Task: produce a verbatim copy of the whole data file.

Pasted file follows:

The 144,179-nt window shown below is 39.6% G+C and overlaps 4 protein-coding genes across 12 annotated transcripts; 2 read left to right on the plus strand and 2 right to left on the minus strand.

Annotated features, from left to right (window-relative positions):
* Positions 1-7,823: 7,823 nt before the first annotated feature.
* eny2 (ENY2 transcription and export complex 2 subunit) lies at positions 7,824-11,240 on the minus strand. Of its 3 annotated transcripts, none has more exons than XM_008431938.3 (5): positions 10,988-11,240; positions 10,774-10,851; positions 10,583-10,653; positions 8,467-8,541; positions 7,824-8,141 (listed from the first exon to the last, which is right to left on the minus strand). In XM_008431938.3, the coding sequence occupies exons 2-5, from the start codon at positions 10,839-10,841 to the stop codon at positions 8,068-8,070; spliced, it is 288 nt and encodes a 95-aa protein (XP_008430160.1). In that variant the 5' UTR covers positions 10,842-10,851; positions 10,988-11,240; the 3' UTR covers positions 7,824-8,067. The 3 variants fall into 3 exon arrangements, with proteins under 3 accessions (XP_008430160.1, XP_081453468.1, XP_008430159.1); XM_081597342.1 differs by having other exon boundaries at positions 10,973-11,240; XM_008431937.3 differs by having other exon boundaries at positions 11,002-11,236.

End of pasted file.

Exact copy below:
The 144,179-nt window shown below is 39.6% G+C and overlaps 4 protein-coding genes across 12 annotated transcripts; 2 read left to right on the plus strand and 2 right to left on the minus strand.

Annotated features, from left to right (window-relative positions):
* Positions 1-7,823: 7,823 nt before the first annotated feature.
* eny2 (ENY2 transcription and export complex 2 subunit) lies at positions 7,824-11,240 on the minus strand. Of its 3 annotated transcripts, none has more exons than XM_008431938.3 (5): positions 10,988-11,240; positions 10,774-10,851; positions 10,583-10,653; positions 8,467-8,541; positions 7,824-8,141 (listed from the first exon to the last, which is right to left on the minus strand). In XM_008431938.3, the coding sequence occupies exons 2-5, from the start codon at positions 10,839-10,841 to the stop codon at positions 8,068-8,070; spliced, it is 288 nt and encodes a 95-aa protein (XP_008430160.1). In that variant the 5' UTR covers positions 10,842-10,851; positions 10,988-11,240; the 3' UTR covers positions 7,824-8,067. The 3 variants fall into 3 exon arrangements, with proteins under 3 accessions (XP_008430160.1, XP_081453468.1, XP_008430159.1); XM_081597342.1 differs by having other exon boundaries at positions 10,973-11,240; XM_008431937.3 differs by having other exon boundaries at positions 11,002-11,236.